Off Road » We did not have the opportunity to take the Range Rover Sport too far off road; on our tour of Northumbria we did use several forest tracks and military roads.
The Petrol Supercharged and TDV8 model we tested are fitted with Land Rover’s Dynamic Response system The system’s electronically controlled hydraulic actuators continually adjust the Range Rover Sport’s roll stiffness in response to cornering forces, providing controlled body control without the ride penalties associated with conventional roll bars and it works very well.
The Brembo four-piston brake callipers and 360 mm front discs made short work of stopping the Range Rover Sport; in fact they were surprisingly good. The TDV8 is fitted with 20” wheels with 275/40 tyres which compares to 19” wheels with 255/50 tyres on the TDV6 model.
The air suspension works well at soaking up the largest of pot holes on and off road. What we would say is that the suspension can make some people feel a little sea sick at first, especially if you are pressing on, on undulating country roads. The suspension has three selectable height modes, one for entry/exit which lowers the car, normal ride height and an mode which significantly increases ground clearance. At speeds of over 100 mph the suspension automatically lowers the ride height to help with aerodynamics, rising back to normal at 80 mph.
We did not have the opportunity to take the Range Rover Sport too far off road; on our tour of Northumbria we did use several forest tracks and military roads. Back in Devon we were able explore the Sport’s potential over several green lanes and over our friendly farmer's tracks. Nothing too challenging for the Range Rover Sport's superb Terrain Response System, which was first seen on the Range Stormer concept car and then put into production on the Land Rover Discovery 3.
The Terrain Response System is a major advance in off-road driving that optimises driveability and comfort, as well as maximising traction. The driver simply chooses one of five terrain settings via a rotary dial on the centre console: there is a normal driving program, plus one for slippery conditions (known as grass/gravel/snow) and three special modes, namely mud and ruts, sand, and rock crawl. Terrain Response then automatically selects the most appropriate settings for the vehicle's advanced electronic controls and traction aids. The vehicle functions controlled by Terrain Response include ride height, engine torque response, Hill Descent Control (which limits downhill speed), Electronic Traction Control, transmission and differential settings.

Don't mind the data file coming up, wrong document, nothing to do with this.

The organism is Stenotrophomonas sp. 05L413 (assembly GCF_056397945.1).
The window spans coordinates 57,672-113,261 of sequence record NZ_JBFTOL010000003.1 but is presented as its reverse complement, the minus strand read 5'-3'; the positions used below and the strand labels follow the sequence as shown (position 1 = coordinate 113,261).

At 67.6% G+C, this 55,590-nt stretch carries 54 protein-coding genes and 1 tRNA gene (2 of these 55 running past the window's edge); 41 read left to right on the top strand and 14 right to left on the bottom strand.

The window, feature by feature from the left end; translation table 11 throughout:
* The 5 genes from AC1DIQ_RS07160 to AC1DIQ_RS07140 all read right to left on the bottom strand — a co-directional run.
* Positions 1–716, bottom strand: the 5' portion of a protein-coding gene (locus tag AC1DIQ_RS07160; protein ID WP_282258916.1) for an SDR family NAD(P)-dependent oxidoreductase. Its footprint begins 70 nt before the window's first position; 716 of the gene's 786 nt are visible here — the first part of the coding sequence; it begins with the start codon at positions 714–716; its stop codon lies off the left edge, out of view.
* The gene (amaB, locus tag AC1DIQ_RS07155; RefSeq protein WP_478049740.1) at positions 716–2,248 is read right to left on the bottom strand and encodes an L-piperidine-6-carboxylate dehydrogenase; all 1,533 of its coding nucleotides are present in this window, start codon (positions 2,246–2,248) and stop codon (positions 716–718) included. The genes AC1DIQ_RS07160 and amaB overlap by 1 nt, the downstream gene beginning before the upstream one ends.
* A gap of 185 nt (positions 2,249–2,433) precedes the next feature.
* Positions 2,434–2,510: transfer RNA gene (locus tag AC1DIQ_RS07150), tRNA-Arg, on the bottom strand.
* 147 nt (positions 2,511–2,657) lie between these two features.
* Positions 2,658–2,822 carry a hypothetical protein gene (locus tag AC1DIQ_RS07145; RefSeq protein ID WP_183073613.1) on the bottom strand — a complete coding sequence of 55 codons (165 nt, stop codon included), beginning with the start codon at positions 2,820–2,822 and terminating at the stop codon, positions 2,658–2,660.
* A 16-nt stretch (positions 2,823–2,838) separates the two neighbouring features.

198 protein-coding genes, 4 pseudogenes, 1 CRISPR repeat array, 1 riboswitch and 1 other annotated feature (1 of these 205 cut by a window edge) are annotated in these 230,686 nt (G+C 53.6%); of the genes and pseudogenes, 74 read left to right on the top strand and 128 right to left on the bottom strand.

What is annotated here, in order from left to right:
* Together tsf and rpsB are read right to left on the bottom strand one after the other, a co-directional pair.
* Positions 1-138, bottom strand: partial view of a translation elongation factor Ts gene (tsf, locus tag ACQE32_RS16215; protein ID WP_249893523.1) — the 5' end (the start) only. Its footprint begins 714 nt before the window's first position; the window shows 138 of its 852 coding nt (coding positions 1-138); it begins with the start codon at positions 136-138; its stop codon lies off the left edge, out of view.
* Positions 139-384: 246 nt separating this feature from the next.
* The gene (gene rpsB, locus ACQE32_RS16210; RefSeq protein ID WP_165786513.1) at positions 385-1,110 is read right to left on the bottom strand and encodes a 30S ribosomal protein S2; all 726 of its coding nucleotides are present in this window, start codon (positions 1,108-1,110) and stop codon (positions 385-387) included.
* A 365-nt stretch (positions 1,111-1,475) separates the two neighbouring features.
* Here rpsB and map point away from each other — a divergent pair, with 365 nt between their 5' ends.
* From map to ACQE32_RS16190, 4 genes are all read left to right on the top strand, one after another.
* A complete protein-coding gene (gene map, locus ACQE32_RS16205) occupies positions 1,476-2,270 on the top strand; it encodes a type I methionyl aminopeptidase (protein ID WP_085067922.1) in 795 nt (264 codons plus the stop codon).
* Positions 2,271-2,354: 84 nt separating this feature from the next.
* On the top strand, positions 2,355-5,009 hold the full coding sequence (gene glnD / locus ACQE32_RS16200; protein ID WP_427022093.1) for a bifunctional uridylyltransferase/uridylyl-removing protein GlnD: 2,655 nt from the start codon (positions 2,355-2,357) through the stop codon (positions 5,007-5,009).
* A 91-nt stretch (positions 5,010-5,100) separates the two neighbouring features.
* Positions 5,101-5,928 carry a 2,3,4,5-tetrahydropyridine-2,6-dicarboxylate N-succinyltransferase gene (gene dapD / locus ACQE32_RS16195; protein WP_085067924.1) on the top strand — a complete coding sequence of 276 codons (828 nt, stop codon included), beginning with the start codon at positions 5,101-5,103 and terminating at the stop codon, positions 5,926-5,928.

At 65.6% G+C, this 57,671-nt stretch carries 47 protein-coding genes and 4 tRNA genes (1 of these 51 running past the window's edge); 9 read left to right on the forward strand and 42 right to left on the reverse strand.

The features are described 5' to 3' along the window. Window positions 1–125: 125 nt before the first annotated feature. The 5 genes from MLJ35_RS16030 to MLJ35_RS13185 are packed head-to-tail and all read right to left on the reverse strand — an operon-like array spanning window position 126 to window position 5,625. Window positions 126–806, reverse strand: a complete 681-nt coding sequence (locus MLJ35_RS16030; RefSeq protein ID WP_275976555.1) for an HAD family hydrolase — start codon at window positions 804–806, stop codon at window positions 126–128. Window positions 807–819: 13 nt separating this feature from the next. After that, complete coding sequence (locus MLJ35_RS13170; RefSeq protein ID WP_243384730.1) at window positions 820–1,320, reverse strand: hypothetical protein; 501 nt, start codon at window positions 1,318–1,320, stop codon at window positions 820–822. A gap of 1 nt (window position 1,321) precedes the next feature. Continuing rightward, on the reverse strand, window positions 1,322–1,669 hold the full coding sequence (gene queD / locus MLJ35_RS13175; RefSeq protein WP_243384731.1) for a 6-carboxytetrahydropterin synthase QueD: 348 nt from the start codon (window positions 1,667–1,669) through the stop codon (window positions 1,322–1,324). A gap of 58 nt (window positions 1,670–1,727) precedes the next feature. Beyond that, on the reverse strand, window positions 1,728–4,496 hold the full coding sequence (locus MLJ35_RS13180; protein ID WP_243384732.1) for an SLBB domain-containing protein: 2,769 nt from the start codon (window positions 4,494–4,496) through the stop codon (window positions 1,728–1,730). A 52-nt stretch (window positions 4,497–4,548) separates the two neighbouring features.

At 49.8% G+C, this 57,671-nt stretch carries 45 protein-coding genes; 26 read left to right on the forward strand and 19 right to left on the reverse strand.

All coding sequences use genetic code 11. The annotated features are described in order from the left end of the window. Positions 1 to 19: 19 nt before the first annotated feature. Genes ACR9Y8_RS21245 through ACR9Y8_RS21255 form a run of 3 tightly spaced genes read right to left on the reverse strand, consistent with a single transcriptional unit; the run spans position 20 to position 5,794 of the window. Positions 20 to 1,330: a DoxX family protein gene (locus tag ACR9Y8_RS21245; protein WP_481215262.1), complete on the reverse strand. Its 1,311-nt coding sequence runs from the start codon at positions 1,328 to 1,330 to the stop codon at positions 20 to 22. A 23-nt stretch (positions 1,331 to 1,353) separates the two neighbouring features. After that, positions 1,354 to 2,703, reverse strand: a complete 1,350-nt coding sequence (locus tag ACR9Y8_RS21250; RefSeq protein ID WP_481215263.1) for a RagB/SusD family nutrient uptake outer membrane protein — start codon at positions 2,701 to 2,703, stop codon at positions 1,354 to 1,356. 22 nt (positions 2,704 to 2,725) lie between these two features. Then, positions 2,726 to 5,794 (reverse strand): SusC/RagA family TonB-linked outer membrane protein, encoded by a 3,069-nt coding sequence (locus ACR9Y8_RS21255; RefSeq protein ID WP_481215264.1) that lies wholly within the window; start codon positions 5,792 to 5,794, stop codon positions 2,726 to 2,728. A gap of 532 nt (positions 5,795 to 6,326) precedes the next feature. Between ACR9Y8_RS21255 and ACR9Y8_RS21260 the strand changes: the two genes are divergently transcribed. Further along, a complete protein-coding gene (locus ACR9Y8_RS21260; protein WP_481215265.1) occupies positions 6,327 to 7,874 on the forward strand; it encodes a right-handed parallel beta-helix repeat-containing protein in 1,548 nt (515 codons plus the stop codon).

In addition to the Terrain Response System the centre differential is fully active. This 'e-diff' biases drive between the front and rear axles (in normal conditions it is distributed 50:50) and automatically varies torque depending on conditions. It can also be locked, to help traction in extreme driving conditions - this is also performed automatically. An ECU controls an electric motor that locks the centre differential using a multi-plate clutch. Our test car was fitted with an optional (£495) electronically controlled locking rear 'e-diff’. It is also controlled by the centre differential ECU. The differentials are mounted directly onto the chassis, to maximise ground clearance, giving improved ability.